Sometimes simple tricks can be very effective tools when it comes to character development. These can range from drawing from memories and experiences to fleshing out the character on your own.

In the video below, Casting Director Erica Arvold and Acting Coach Richard Warner share exercises to help actors connect physically, sensorially, and emotionally with their characters. Some of these include giving thought to specific questions that can inform and inspire interesting three-dimensional performances.

Here are seven quick tips that can help you develop your characters.

1. Think about what your character owns.

What’s in the top drawer of your character’s dresser? What about what’s in their pocket or handbag? Consider the memories attached to personal objects and what each item means to your character. Perhaps someone special once secretly gave them a ring, or a loved one sent them a handwritten note. Maybe they’re hiding a wad of cash they stole, or they shoved a dirty pair of socks in the drawer when company unexpectedly arrived. You decide what your character has in their possession and what it means to them, and then think about these objects before starting your scene.

Similarly, what products might be in your character’s medicine cabinet? These can reveal ailments they tend to get (painkillers and antibiotics for headaches and illnesses), or how they are concerned with their appearance (self-care products like high-end cosmetics or messy toothpaste tubes).

2. Think about your character’s diet.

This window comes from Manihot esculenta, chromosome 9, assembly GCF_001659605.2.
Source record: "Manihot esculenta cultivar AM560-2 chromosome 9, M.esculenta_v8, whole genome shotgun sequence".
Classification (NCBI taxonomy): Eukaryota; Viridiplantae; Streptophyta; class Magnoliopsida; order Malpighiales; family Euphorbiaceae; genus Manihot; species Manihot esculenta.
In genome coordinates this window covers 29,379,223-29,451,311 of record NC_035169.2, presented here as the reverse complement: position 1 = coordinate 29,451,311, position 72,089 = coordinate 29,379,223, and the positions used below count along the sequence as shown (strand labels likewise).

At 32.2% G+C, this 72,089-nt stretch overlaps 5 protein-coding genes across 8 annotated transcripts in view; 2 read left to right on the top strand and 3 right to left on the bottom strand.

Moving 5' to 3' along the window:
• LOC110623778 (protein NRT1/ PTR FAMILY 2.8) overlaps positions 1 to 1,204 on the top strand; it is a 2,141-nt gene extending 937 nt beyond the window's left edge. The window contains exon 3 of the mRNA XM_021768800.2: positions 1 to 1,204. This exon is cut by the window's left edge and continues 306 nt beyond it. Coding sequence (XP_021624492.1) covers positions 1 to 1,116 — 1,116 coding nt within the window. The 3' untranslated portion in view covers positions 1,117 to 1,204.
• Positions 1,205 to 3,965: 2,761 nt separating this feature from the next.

There’s plenty to learn about a character through his or her relationship with food. Eating is a reminder that we’re all human, as we all must eat. Does your character prefer to eat alone or with others? Do they give thanks for a morsel before eating it, scarf down a burger quickly, or use a napkin after every bite of an entree? What is their favorite food? What did they eat last and how did it make them feel? Use this when you’re in the moment and given your choices, you might conjure a different performance than you imagined.

3. Get into costume.

Putting on a costume can have a tremendous effect on a performer. When you look the part, you often feel the part. As Gary Oldman once said, “Costume is so important for an actor. It absolutely helps to get into character; it’s the closest thing to you, it touches you. Some actors like to go into make-up and then put their clothes on, but I like to dress first; that’s my routine.”

4. Does your character have unique mannerisms?

Consider any physical gestures your character might use such as eyebrow-raising or head tilting; notable speech patterns like mumbling or ending sentences with question marks; hand habits such as nail biting or jingling coins in pockets; or if their posture is upright or slouched. Also, how does your character laugh? People-watching is a great way to discover which movements and habits best fit your character.

5. Write out the character’s backstory.

Michael B. Jordan is an example of an actor who writes a journal for each of the characters he portrays. Writing from their perspective, Jordan imagines his character’s earliest memory, documents significant life events, reveals the ways he feels misunderstood and jots down his present-day struggles. The amount of pages you choose to write out is completely up to you, so let your creative juices flow.

6. What music does your character listen to?

It’s easier to relate to a character if you know their favorite song. Find a piece of music or a playlist that fits your character—or a poem that you can post on your bathroom mirror or phone. Study the words, lyrics and music and think about why your character adores this so much. What experiences could your character have had that the songs might conjure up?

7. What cologne or perfume might your character wear?

What aroma best fits your character? Award-winning Indian actress Vidya Balan says she wears a different perfume for each of her characters. “It’s very sensory,” she explains. “Sometimes when there’s a break in shooting and I go back to the shoot, the moment I wear that perfume, I think something happens; it transports me to that world.”

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